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Could inflation bite back, new book asks

In her new book Professor Brigitte Granville warns governments not to think of inflation as yesterday’s problem. Present unsustainable levels of public debt could end up leading to high inflation – especially in the Eurozone.

27 October 2013


Today's global economy, with most developed nations experiencing very low inflation, seems a world apart from the 'Great Inflation' which spanned the 1960s through to the early 1980s.

In Remembering Inflation, Professor Brigitte Granville, from Queen Mary University of London’s School of Business and Management, fears there is a real danger of such times being forgotten in the wake of the global financial crisis of 2008 and the ensuing ‘balance sheet recession’ (that is, falling output caused by excessive debt).

Professor Granville, who specialises in international macro and monetary economics, comments: “The ‘dragon’ of inflation has been tamed in recent decades largely thanks to the breakthroughs in economic thinking which are the main subject of my book; but although high inflation is not a feature of today’s economic landscape, policymakers should keep learning the lessons of that past experience in order to address the far-reaching economic problems that we are now confronted with.”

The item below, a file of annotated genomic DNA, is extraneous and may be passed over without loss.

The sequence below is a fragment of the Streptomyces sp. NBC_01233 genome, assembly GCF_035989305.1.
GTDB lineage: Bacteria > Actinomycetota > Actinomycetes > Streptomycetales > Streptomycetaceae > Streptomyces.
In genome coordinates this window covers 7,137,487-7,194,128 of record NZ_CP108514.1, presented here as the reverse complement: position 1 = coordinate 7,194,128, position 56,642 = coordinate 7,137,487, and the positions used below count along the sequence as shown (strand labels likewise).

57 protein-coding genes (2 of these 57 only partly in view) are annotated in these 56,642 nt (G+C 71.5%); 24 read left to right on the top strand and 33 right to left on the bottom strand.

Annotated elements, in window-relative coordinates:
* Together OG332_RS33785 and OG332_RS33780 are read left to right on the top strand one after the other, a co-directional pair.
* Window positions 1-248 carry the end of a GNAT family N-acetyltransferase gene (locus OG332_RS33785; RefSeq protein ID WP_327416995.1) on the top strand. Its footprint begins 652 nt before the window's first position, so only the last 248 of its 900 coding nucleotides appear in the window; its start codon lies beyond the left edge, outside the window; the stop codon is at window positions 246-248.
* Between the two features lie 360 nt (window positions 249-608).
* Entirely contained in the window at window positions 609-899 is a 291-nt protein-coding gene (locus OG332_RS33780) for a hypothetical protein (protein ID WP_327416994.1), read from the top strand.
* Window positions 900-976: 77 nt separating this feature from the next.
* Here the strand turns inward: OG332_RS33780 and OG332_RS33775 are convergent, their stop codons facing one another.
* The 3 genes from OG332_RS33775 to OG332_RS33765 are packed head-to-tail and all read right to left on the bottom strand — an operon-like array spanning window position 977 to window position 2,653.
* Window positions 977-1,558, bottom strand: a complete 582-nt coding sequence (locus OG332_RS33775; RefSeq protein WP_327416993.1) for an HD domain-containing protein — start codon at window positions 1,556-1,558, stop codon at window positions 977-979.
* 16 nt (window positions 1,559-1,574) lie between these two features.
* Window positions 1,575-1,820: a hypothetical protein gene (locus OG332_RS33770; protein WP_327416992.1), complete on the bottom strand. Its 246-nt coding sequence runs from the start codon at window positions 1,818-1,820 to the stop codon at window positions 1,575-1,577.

She argues that the core challenge of restoring healthy growth might be facilitated by using the proven techniques of inflation targeting based on credibility (credibility being the essence of fiat money) to target a rate of inflation that is higher than present rates but does not risk getting out of control. For example, in the UK in the last few years, inflation has been allowed to run above the official target. For all the benefits of this in cushioning the economic downturn, the risks would be reduced by explicitly targeting this higher inflation level.  

As Professor Granville says, “You need to give people clear and transparent messages so that you can manage expectations. If you don’t then people won’t trust governments or the central banks anymore. This is better for businesses so that they can plan for the future as they know the levels of inflation.”

Her book looks at the causes of inflation, and the relationship between inflation and other fundamental macroeconomic phenomena such as growth, unemployment and – above all – government debt. She shows how unsustainably high levels of government debt very often lead to high inflation. At present, this problem is particularly acute in the Eurozone, says Brigitte Granville adding that “The euro countries are caught in a debt trap. Unless the Eurozone breaks up in an orderly fashion before matters come to a head as a result of year upon year of economic stagnation (and the best way for that break-up to happen would be for Germany to leave), the troubled countries of the periphery – including France – will end up having to default on their public debt either by formal restructuring and/or by high inflation.”

For media information, contact:

Rupert Marquand
Public Relations Manager
Queen Mary University of London
email: r.marquand@qmul.ac.uk
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